- Federal Reserve Governor Lyle Brainard said Thursday that the Fed is developing scenario analysis tools to model the economic risks of climate change and assess the resilience of the entire financial system.
- He indicated that the central bank would provide supervisory guidance on climate change to help banks mitigate their risks.
- The Fed is being moved by other major central banks, including the European Central Bank and the Bank of England, to evolve climate scenarios.
The US Federal Reserve should step up efforts to assess the exposure of large banks to financial risks related to climate change, Fed Governor Lyle Brainard said on Thursday.
Brainard said the Fed, which oversees the nation’s largest banks, is developing scenario analysis tools to model the economic risks of climate change and assess the resilience of the entire financial system. He also indicated that the Fed would provide supervisory guidance on climate change to help banks hedge their risk.
Damage from worsening storms, floods, droughts and wildfires are among the threats to climate change that can cause massive damage and damage the economy.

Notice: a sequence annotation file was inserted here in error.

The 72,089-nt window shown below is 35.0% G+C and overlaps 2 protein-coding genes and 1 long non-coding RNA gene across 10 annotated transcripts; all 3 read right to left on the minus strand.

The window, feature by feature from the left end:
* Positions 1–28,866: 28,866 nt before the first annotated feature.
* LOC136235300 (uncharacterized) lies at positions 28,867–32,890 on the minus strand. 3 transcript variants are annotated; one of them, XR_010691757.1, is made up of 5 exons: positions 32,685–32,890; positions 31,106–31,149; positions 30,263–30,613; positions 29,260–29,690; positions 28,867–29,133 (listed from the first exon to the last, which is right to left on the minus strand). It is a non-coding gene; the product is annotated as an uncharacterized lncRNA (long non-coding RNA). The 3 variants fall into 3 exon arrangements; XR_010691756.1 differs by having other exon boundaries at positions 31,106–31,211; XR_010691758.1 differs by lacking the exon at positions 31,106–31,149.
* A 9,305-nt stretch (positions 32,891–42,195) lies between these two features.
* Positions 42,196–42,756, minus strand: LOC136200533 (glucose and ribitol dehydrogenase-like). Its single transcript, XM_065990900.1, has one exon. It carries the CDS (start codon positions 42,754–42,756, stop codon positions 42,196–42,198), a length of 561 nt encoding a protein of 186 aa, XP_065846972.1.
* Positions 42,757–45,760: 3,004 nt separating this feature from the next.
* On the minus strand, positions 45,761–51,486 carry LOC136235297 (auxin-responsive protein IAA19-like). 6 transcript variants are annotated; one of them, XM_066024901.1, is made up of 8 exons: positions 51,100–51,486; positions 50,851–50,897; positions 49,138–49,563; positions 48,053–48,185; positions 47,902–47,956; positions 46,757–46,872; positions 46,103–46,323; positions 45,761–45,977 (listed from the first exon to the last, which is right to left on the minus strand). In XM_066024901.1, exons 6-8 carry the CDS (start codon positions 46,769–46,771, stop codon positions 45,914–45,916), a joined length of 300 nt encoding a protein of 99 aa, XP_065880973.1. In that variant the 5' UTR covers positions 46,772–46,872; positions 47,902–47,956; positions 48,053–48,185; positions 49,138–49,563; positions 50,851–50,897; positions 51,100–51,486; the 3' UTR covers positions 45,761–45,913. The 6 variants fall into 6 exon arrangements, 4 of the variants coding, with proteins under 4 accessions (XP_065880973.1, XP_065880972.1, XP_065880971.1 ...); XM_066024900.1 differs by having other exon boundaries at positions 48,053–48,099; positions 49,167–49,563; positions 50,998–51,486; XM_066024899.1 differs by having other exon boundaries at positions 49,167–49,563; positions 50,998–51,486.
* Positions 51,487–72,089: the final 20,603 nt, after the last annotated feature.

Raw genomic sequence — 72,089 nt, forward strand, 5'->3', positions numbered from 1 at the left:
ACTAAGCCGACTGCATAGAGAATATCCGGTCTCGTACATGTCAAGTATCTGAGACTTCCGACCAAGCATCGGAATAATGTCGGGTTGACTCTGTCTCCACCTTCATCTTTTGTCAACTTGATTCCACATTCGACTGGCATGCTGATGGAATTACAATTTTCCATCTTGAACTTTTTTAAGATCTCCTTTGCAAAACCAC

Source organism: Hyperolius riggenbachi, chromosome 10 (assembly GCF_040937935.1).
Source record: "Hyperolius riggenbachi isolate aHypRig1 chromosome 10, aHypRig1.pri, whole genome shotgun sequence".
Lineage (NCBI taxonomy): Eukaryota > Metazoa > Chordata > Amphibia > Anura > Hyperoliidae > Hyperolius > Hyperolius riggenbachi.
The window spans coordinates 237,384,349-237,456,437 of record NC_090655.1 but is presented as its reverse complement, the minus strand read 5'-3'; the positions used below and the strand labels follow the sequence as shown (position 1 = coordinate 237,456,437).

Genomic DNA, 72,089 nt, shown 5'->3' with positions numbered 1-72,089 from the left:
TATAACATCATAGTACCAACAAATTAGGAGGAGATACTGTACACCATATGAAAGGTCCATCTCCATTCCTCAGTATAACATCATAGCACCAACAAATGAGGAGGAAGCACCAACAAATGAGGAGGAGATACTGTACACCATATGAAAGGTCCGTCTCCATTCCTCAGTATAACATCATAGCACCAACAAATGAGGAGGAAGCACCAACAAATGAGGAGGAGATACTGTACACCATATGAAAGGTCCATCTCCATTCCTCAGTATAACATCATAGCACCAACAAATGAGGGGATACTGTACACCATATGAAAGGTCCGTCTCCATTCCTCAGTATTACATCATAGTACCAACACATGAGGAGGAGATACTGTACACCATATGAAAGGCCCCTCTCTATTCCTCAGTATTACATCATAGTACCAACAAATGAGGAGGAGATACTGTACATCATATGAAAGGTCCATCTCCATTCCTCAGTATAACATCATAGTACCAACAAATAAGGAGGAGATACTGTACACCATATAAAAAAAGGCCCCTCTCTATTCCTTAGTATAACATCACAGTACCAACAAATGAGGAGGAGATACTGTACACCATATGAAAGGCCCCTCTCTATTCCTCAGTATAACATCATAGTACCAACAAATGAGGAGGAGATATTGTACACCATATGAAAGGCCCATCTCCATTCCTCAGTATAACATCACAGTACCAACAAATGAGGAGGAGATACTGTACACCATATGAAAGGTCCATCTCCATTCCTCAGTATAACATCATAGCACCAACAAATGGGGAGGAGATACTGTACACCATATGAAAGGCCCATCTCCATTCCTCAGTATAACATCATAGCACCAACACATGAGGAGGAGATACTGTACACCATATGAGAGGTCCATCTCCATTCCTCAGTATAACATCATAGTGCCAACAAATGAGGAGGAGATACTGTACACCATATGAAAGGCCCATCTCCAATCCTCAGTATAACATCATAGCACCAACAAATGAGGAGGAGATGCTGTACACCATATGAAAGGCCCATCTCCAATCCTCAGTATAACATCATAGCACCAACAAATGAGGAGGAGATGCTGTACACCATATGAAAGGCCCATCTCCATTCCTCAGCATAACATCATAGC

“I hope following the lead of many other countries will be helpful in providing supervisory guidance for large banking institutions in their efforts to appropriately measure, monitor and manage physical climate-related risks,” said Brainard. said in virtual speech For the Boston Fed Research Conference.
The move to develop climate scenarios and potentially provide guidance to banks puts the Fed in line with other major central banks, including the European Central Bank and the Bank of England.
The Fed has begun to take a more active role in climate change, including creating two internal committees focusing on the issue and joining the Global Network for Greening the Financial System.
Brainard’s remarks also come as Fed Chairman Jerome Powell, whose term expires on February 5, 2022, faces mounting resistance to a possible re-nomination by progressive Democrats who have criticized issues such as financial regulation and climate change. But he has been criticized.
Powell said earlier this year that the Fed would require banks to conduct their own tests to assess how vulnerable they are to climate change. He has also said that climate change is not a main consideration for the central bank when formulating monetary policy.
Brainard said regulators face “substantial work” in addressing data gaps to assess banks’ climate-related risks. He said the scenario analysis could also focus on how financial institutions can insure or protect themselves against climate-related risk.
“While reinsurance contracts and agreements between investors may transfer risk across the financial system, some level of risk is likely to remain,” she said. “Climate-related risks can build up in hidden ways that can result in widespread damage.”